Imec, KU Leuven and PragmatIC Semiconductor demonstrate fastest 8-bit flexible microprocessor for low-power applications

  • Imec, KU Leuven, and PragmatIC Semiconductor present the fastest 8-bit microprocessor in 0.8µm metal-oxide flexible technology capable of running real-time complex assembly code at the 2022 International Solid-State Circuits Conference.

This week, at the 2022 International Solid-State Circuits Conference (2022 ISSCC), imec, a world-leading research and innovation hub in nanoelectronics and digital technologies, KU Leuven, and PragmatIC Semiconductor, a world leader in flexible electronics, present the fastest 8-bit microprocessor in 0.8µm metal-oxide flexible technology capable of running real-time complex assembly code. The microprocessor was implemented with a unique digital design flow that allowed the creation of a new standard cell library for metal-oxide thin-film technologies – relevant for designing a broad range of loT applications. The robust thin-film technology offered by imec’s foundry partner PragmatIC Semiconductor was key to integrate the approximately ~16,000 metal-oxide thin-film transistors on a 24.9mm2 flexible chip.

Flexible electronics based on thin-film transistor technology is preferred over Si CMOS-based electronics for applications requiring low-cost, thin, flexible and/or conformable devices. The technology already made inroads in, e.g., health-patch sensors and RFID labels, and as a driver for flat panel displays. The missing piece is a flexible microprocessor to perform more complex signal processing calculations – as such adding compute functionality to a broad range of IoT applications.

Imec has designed a flexible 8-bit microprocessor in 0.8µm indium-gallium-zinc-oxide (IGZO)-transistor technology, able to perform such complex computations. Kris Myny, Principal Scientist at imec: “Our flexible microprocessor shows excellent characteristics for IoT applications, including high speed (71.4kHz max operating speed), low power consumption (11.6mW when running at 10kHz, 134.9mW at max operating speed), and high transistor integration density (~16,000 transistors with 0,8µm gate length in a 24.9mm2 chip). Moreover, at ISSCC 2022, we will showcase real-time correct operation of our circuit by running the complex assembly code of the popular Snake game.”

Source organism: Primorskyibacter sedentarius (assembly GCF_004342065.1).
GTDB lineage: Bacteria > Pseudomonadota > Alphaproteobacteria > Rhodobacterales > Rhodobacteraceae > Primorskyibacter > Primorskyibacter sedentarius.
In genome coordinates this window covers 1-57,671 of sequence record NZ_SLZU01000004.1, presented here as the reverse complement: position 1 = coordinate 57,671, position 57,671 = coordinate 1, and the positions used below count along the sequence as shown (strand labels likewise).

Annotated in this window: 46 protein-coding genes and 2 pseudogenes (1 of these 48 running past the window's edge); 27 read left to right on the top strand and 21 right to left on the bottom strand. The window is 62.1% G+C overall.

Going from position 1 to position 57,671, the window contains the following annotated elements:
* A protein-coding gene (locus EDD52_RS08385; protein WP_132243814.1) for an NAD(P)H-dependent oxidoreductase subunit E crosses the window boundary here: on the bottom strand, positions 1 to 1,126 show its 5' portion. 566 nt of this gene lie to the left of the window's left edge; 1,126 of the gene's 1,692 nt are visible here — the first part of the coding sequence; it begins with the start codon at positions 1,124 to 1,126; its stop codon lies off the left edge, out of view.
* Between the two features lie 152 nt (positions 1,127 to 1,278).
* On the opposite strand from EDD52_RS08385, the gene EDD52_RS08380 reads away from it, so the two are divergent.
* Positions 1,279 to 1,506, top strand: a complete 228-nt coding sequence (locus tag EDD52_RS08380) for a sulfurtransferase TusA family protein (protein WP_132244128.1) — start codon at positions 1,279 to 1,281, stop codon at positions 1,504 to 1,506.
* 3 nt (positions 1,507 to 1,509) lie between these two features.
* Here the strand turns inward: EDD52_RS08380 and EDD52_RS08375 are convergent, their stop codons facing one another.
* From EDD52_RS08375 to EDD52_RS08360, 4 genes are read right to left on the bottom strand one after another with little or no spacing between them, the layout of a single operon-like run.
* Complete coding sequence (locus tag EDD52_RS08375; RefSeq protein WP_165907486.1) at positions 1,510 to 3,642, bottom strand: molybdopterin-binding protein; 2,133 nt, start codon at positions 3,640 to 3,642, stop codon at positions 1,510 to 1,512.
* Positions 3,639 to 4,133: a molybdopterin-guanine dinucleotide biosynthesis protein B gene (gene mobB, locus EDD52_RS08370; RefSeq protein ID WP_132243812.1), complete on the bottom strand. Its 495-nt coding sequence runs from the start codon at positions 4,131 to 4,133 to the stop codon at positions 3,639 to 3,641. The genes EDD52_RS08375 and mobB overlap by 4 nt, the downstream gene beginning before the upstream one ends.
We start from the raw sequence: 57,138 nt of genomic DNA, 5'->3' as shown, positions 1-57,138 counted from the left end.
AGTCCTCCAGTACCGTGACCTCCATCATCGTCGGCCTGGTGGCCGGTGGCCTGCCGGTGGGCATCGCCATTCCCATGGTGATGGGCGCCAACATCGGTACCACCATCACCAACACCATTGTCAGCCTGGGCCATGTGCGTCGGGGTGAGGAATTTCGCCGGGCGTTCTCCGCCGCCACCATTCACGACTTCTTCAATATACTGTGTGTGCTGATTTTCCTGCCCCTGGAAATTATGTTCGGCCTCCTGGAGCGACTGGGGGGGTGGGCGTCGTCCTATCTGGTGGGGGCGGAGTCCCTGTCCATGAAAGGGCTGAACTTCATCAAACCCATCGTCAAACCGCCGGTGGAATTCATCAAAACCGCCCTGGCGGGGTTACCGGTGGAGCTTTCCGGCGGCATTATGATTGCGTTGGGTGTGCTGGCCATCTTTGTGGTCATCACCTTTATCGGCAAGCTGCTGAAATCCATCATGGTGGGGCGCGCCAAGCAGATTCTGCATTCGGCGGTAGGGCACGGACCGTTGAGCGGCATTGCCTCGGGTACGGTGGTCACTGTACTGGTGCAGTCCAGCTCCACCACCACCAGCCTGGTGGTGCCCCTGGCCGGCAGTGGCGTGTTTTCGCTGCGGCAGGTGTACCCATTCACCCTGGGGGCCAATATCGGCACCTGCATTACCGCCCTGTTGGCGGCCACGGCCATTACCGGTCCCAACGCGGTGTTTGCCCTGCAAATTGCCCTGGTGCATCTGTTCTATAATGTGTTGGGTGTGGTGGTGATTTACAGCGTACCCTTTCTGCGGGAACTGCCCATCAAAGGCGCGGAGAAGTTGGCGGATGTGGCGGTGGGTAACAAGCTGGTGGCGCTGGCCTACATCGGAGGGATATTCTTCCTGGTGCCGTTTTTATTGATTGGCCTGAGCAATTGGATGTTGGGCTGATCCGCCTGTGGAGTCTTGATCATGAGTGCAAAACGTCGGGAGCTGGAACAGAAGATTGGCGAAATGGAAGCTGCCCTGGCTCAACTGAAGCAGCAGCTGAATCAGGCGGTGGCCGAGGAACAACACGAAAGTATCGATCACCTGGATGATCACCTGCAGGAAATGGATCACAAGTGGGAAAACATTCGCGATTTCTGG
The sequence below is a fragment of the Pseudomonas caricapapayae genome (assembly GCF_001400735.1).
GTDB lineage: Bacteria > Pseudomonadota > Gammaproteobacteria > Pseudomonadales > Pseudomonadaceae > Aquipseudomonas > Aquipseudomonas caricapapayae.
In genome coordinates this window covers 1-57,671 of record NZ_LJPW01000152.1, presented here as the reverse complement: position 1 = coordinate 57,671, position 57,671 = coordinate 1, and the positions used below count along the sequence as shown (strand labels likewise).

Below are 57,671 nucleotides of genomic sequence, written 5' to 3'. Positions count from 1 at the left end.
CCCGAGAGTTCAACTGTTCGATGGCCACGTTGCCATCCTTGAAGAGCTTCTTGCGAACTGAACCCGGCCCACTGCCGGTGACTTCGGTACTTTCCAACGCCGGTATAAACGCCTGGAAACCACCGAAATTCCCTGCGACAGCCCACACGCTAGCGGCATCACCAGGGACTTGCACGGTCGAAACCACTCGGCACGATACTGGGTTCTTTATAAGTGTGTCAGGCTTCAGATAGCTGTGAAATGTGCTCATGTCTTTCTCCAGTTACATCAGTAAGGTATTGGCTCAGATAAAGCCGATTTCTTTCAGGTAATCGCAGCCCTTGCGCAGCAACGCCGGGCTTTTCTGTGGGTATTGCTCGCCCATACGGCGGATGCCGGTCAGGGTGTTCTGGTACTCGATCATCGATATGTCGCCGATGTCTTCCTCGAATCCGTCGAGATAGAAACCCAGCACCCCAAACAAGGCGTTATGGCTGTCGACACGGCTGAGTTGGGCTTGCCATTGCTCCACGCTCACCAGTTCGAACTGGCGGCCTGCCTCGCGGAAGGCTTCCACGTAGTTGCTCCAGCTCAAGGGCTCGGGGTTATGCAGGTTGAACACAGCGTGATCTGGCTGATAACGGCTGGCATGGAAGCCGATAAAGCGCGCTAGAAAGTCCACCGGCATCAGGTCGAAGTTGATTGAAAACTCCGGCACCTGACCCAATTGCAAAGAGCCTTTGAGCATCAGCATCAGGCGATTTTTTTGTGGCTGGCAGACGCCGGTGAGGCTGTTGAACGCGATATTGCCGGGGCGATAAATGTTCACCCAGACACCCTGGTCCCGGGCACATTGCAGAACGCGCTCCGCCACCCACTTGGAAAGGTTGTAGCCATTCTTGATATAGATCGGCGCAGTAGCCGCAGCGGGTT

With the new microprocessor, imec addressed major challenges related to the design of unipolar systems. Kris Myny: “Metal-oxide thin-film transistors based on IGZO are inherently n-type. This results in circuits with a higher (static) power consumption compared to complementary technologies. To address this, we created our own design flow starting from the open-source file of the MOS6502 microprocessor – one of the most influential microprocessors ever designed. We engineered the number of cells and logic gates to obtain the most optimal design for our flexible6502 microprocessor in terms of area, power, and speed – using pseudo-CMOS as our logic family. This unique design flow allowed us to create a new standard cell library for metal-oxide thin-film technology that can be used to innovate applications based on metal-oxide thin-film technology. As such, this work nicely wraps up my ERC Starting Grant which aimed at opening up new horizons in the field of thin-film transistor technology.”

To fabricate the flexible microprocessor, imec teamed up with foundry partner PragmatIC, whose unique FlexIC Foundry® offers rapid prototyping and high-yield volume manufacturing of flexible integrated circuits. Brian Cobb, VP Product Development at PragmatIC:

Until recently, there was no mature and robust technology available for integrating such a large number of thin-film transistors with sufficient yield. Our pioneering FlexLogIC® fab now enables the rapid turnaround of such complex new designs at an ultra-low cost, delivering ICs on thin and flexible wafers. Our FlexIC Foundry service continues to be instrumental in enabling design teams like the one at imec to expand the range of design and use cases for flexible electronics.

This research was performed in the framework of the ERC starting grant FLICs under grant agreement No 716426 under the European Union's Horizon 2020 research and innovation programme.

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